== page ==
Nobody ever stopped him in the street to say, with gladsome looks, “My dear Scrooge, how are you? When will you come to see me?” No beggars implored him to bestow a trifle, no children asked him what it was o’clock, no man or woman ever once in all his life inquired the way to such and such a place, of Scrooge. Even the blind men’s dogs appeared to know him; and when they saw him coming on, would tug their owners into doorways and up courts; and then would wag their tails as though they said, “No eye at all is better than an evil eye, dark master!”

But what did Scrooge care? It was the very thing he liked. To edge his way along the crowded paths of life, warning all human sympathy to keep its distance, was what the knowing ones call “nuts” to Scrooge.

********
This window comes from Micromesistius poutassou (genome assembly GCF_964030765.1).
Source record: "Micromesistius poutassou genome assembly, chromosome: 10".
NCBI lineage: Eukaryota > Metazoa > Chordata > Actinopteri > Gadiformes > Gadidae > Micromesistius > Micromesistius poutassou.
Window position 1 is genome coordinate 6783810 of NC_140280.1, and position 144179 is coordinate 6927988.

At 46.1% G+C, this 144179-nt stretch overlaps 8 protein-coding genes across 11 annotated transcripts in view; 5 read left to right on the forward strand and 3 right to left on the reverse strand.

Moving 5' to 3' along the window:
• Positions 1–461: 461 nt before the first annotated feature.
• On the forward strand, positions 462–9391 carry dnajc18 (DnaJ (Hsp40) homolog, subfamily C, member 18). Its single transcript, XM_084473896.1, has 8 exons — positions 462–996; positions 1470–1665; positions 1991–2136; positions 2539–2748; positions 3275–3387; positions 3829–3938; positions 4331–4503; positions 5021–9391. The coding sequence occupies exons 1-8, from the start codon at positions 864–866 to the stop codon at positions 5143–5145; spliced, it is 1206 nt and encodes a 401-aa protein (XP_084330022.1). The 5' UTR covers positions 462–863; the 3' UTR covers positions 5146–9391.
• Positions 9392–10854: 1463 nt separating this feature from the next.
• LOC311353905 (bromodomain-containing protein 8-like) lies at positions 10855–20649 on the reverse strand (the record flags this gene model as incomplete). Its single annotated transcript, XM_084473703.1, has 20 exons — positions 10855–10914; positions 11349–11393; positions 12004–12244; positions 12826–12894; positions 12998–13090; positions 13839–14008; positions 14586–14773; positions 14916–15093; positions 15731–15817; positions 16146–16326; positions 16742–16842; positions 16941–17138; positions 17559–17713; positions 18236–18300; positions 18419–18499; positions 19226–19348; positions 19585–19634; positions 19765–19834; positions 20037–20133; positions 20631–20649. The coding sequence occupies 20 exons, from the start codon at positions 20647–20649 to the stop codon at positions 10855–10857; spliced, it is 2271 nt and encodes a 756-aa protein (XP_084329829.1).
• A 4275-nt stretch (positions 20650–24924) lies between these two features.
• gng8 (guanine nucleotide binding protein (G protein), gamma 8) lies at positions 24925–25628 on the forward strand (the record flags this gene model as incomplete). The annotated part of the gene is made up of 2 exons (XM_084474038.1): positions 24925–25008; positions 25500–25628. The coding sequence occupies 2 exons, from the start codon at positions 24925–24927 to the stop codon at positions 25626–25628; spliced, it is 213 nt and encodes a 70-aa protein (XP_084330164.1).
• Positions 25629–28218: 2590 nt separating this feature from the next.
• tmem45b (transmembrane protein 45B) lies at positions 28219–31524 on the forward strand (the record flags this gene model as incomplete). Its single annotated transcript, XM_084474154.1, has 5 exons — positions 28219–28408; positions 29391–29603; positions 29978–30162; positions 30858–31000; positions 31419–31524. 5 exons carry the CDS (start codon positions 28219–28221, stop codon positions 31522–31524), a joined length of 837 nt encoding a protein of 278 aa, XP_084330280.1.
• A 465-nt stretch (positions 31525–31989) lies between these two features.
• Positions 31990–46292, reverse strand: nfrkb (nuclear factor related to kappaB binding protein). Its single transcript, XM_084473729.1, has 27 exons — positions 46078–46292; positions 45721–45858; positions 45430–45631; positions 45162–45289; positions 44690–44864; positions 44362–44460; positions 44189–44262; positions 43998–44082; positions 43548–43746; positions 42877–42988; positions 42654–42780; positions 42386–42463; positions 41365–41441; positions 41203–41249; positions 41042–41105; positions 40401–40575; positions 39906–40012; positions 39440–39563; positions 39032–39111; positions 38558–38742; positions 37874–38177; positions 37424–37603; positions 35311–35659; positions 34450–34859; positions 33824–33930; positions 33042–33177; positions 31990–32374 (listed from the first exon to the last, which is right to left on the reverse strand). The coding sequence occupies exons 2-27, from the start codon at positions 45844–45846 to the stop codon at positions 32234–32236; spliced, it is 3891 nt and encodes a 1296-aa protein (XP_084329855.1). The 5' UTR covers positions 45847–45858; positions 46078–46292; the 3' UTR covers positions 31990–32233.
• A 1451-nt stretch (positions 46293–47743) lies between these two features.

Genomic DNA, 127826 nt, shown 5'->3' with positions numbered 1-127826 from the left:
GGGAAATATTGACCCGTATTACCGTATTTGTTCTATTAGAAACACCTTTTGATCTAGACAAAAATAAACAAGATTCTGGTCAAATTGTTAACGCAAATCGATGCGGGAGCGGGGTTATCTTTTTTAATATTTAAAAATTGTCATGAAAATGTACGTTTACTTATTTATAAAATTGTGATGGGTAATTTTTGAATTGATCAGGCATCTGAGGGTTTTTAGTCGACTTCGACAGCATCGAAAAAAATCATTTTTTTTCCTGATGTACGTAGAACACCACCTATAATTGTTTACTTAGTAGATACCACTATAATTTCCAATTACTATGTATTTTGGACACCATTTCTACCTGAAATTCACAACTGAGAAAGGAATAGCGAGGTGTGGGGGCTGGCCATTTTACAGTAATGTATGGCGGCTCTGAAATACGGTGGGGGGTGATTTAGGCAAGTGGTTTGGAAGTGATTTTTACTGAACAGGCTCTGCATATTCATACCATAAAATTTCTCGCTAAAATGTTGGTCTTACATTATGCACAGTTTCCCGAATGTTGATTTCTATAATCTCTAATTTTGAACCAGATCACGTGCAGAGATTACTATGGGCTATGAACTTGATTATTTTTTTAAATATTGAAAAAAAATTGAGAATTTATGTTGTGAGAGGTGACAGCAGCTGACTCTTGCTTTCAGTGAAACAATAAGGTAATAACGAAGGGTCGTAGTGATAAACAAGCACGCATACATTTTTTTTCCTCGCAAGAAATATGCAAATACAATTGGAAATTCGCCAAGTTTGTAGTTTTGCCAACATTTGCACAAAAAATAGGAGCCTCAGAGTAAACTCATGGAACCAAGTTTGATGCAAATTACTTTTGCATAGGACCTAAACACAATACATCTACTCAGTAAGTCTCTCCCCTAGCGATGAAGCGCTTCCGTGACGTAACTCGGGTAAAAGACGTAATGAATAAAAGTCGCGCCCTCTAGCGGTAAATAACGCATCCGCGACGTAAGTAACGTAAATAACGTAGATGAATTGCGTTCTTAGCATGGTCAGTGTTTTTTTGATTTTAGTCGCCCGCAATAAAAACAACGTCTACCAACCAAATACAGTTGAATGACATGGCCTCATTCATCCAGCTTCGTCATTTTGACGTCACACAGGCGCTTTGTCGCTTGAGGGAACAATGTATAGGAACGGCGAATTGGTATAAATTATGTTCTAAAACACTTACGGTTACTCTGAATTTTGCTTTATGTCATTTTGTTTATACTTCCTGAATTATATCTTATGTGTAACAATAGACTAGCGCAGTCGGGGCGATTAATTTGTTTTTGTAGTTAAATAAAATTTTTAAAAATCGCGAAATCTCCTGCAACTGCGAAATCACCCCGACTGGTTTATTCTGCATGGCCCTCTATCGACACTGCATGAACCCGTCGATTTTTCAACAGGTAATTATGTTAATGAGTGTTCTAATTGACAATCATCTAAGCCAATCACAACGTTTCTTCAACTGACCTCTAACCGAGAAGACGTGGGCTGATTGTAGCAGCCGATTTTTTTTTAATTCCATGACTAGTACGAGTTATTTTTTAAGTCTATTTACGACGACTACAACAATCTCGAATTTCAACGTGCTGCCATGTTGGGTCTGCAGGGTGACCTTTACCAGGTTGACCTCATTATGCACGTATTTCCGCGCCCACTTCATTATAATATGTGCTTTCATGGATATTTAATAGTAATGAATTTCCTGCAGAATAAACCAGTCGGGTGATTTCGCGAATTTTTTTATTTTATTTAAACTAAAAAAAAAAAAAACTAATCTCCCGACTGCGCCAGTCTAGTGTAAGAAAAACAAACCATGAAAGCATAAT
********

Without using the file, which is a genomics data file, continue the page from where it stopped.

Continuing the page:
As I said on Friday, I thought of this week’s passage after reading a thread on lists at Edward Tufte’s website, and I see that this bit is full of lists too: “the clergyman, the clerk, the undertaker, and the chief mourner;” “his sole executor, his sole administrator, his sole assign, his sole residuary legatee, his sole friend and sole mourner;” “a squeezing, wrenching, grasping, scraping, clutching, covetous, old sinner!” “froze his old features, nipped his pointed nose, shriveled his cheek, stiffened his gait; made his eyes red, his thin lips blue and spoke out shrewdly;” “on his head, and on his eyebrows, and his wiry chin.” This is what George Orwell called Dickens’s “fertility of invention… of turns of phrase and concrete … unecessary detail.”

Light Posting

December 17, 2006

Holiday travel for the next few weeks, much of it away from fast Internet, so posting will be a little lighter.  Merry Christmas and Happy Holidays to all.

Friday Mystery Author: Dec 15, 2006

December 15, 2006

Welcome to this week’s edition of Friday Mystery Author. Take a shot at identifying this passage (author and title) from a well-known novel, or just say hello in the comments.